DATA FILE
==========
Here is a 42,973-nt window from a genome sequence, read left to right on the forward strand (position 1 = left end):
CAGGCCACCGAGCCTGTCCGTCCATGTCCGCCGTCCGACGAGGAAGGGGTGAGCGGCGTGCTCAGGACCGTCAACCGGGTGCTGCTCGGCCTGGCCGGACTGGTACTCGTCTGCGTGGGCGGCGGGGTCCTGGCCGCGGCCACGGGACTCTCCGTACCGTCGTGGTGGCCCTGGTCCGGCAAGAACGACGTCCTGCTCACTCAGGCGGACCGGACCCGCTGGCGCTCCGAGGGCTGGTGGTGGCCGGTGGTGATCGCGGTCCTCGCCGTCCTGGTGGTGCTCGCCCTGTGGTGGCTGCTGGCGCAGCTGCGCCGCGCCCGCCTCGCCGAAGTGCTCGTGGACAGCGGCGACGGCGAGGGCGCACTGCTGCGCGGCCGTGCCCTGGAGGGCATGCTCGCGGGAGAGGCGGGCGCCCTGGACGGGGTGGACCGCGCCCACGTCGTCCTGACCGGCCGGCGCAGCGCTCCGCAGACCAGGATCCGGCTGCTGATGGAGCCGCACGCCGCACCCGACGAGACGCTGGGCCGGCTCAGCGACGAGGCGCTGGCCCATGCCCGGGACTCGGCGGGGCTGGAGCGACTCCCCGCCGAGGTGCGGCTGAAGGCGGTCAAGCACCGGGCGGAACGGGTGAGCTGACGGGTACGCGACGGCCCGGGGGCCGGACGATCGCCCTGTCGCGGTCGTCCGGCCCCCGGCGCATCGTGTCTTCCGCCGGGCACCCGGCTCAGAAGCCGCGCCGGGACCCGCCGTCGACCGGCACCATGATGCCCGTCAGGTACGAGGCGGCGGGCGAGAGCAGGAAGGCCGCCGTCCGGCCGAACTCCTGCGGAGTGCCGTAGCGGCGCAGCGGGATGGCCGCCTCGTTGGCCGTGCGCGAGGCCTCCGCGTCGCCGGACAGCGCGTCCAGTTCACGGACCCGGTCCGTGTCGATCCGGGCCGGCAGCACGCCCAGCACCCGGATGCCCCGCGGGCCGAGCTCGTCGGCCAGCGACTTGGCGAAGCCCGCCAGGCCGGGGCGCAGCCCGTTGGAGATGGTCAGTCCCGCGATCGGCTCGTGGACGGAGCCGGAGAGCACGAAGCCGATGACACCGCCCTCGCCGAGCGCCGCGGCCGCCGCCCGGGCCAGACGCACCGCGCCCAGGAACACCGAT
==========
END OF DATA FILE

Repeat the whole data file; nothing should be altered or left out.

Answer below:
Here is a 42,973-nt window from a genome sequence, read left to right on the forward strand (position 1 = left end):
CAGGCCACCGAGCCTGTCCGTCCATGTCCGCCGTCCGACGAGGAAGGGGTGAGCGGCGTGCTCAGGACCGTCAACCGGGTGCTGCTCGGCCTGGCCGGACTGGTACTCGTCTGCGTGGGCGGCGGGGTCCTGGCCGCGGCCACGGGACTCTCCGTACCGTCGTGGTGGCCCTGGTCCGGCAAGAACGACGTCCTGCTCACTCAGGCGGACCGGACCCGCTGGCGCTCCGAGGGCTGGTGGTGGCCGGTGGTGATCGCGGTCCTCGCCGTCCTGGTGGTGCTCGCCCTGTGGTGGCTGCTGGCGCAGCTGCGCCGCGCCCGCCTCGCCGAAGTGCTCGTGGACAGCGGCGACGGCGAGGGCGCACTGCTGCGCGGCCGTGCCCTGGAGGGCATGCTCGCGGGAGAGGCGGGCGCCCTGGACGGGGTGGACCGCGCCCACGTCGTCCTGACCGGCCGGCGCAGCGCTCCGCAGACCAGGATCCGGCTGCTGATGGAGCCGCACGCCGCACCCGACGAGACGCTGGGCCGGCTCAGCGACGAGGCGCTGGCCCATGCCCGGGACTCGGCGGGGCTGGAGCGACTCCCCGCCGAGGTGCGGCTGAAGGCGGTCAAGCACCGGGCGGAACGGGTGAGCTGACGGGTACGCGACGGCCCGGGGGCCGGACGATCGCCCTGTCGCGGTCGTCCGGCCCCCGGCGCATCGTGTCTTCCGCCGGGCACCCGGCTCAGAAGCCGCGCCGGGACCCGCCGTCGACCGGCACCATGATGCCCGTCAGGTACGAGGCGGCGGGCGAGAGCAGGAAGGCCGCCGTCCGGCCGAACTCCTGCGGAGTGCCGTAGCGGCGCAGCGGGATGGCCGCCTCGTTGGCCGTGCGCGAGGCCTCCGCGTCGCCGGACAGCGCGTCCAGTTCACGGACCCGGTCCGTGTCGATCCGGGCCGGCAGCACGCCCAGCACCCGGATGCCCCGCGGGCCGAGCTCGTCGGCCAGCGACTTGGCGAAGCCCGCCAGGCCGGGGCGCAGCCCGTTGGAGATGGTCAGTCCCGCGATCGGCTCGTGGACGGAGCCGGAGAGCACGAAGCCGATGACACCGCCCTCGCCGAGCGCCGCGGCCGCCGCCCGGGCCAGACGCACCGCGCCCAGGAACACCGAT